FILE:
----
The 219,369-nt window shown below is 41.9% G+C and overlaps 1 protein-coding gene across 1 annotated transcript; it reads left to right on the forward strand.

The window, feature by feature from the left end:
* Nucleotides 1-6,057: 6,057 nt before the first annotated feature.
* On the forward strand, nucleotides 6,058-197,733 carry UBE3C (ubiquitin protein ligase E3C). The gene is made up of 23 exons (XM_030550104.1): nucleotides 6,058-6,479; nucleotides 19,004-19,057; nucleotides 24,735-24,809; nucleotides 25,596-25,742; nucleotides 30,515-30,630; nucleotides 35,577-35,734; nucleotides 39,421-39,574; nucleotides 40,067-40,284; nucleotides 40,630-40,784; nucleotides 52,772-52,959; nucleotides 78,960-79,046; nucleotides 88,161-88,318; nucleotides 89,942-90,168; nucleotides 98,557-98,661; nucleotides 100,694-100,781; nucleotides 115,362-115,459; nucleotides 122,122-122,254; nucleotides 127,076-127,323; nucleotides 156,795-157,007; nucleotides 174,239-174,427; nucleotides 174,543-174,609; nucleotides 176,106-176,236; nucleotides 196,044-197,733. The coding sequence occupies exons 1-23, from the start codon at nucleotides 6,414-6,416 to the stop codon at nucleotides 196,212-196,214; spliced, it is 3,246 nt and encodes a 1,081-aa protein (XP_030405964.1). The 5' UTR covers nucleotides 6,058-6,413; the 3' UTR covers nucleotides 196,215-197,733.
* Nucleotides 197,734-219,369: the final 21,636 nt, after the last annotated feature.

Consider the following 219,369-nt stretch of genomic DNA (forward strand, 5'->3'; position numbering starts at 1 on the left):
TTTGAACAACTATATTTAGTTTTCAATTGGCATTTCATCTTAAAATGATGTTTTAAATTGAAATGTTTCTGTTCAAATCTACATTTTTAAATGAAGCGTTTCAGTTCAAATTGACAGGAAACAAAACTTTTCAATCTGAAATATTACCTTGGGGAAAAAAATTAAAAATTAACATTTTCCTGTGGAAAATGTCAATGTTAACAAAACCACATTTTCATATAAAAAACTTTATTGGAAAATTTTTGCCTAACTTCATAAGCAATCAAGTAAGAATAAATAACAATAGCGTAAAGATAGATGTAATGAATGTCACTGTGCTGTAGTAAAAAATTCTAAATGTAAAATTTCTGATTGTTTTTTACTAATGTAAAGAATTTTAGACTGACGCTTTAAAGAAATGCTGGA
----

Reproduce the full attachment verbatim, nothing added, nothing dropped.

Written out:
The 219,369-nt window shown below is 41.9% G+C and overlaps 1 protein-coding gene across 1 annotated transcript; it reads left to right on the forward strand.

The window, feature by feature from the left end:
* Nucleotides 1-6,057: 6,057 nt before the first annotated feature.
* On the forward strand, nucleotides 6,058-197,733 carry UBE3C (ubiquitin protein ligase E3C). The gene is made up of 23 exons (XM_030550104.1): nucleotides 6,058-6,479; nucleotides 19,004-19,057; nucleotides 24,735-24,809; nucleotides 25,596-25,742; nucleotides 30,515-30,630; nucleotides 35,577-35,734; nucleotides 39,421-39,574; nucleotides 40,067-40,284; nucleotides 40,630-40,784; nucleotides 52,772-52,959; nucleotides 78,960-79,046; nucleotides 88,161-88,318; nucleotides 89,942-90,168; nucleotides 98,557-98,661; nucleotides 100,694-100,781; nucleotides 115,362-115,459; nucleotides 122,122-122,254; nucleotides 127,076-127,323; nucleotides 156,795-157,007; nucleotides 174,239-174,427; nucleotides 174,543-174,609; nucleotides 176,106-176,236; nucleotides 196,044-197,733. The coding sequence occupies exons 1-23, from the start codon at nucleotides 6,414-6,416 to the stop codon at nucleotides 196,212-196,214; spliced, it is 3,246 nt and encodes a 1,081-aa protein (XP_030405964.1). The 5' UTR covers nucleotides 6,058-6,413; the 3' UTR covers nucleotides 196,215-197,733.
* Nucleotides 197,734-219,369: the final 21,636 nt, after the last annotated feature.

Consider the following 219,369-nt stretch of genomic DNA (forward strand, 5'->3'; position numbering starts at 1 on the left):
TTTGAACAACTATATTTAGTTTTCAATTGGCATTTCATCTTAAAATGATGTTTTAAATTGAAATGTTTCTGTTCAAATCTACATTTTTAAATGAAGCGTTTCAGTTCAAATTGACAGGAAACAAAACTTTTCAATCTGAAATATTACCTTGGGGAAAAAAATTAAAAATTAACATTTTCCTGTGGAAAATGTCAATGTTAACAAAACCACATTTTCATATAAAAAACTTTATTGGAAAATTTTTGCCTAACTTCATAAGCAATCAAGTAAGAATAAATAACAATAGCGTAAAGATAGATGTAATGAATGTCACTGTGCTGTAGTAAAAAATTCTAAATGTAAAATTTCTGATTGTTTTTTACTAATGTAAAGAATTTTAGACTGACGCTTTAAAGAAATGCTGGA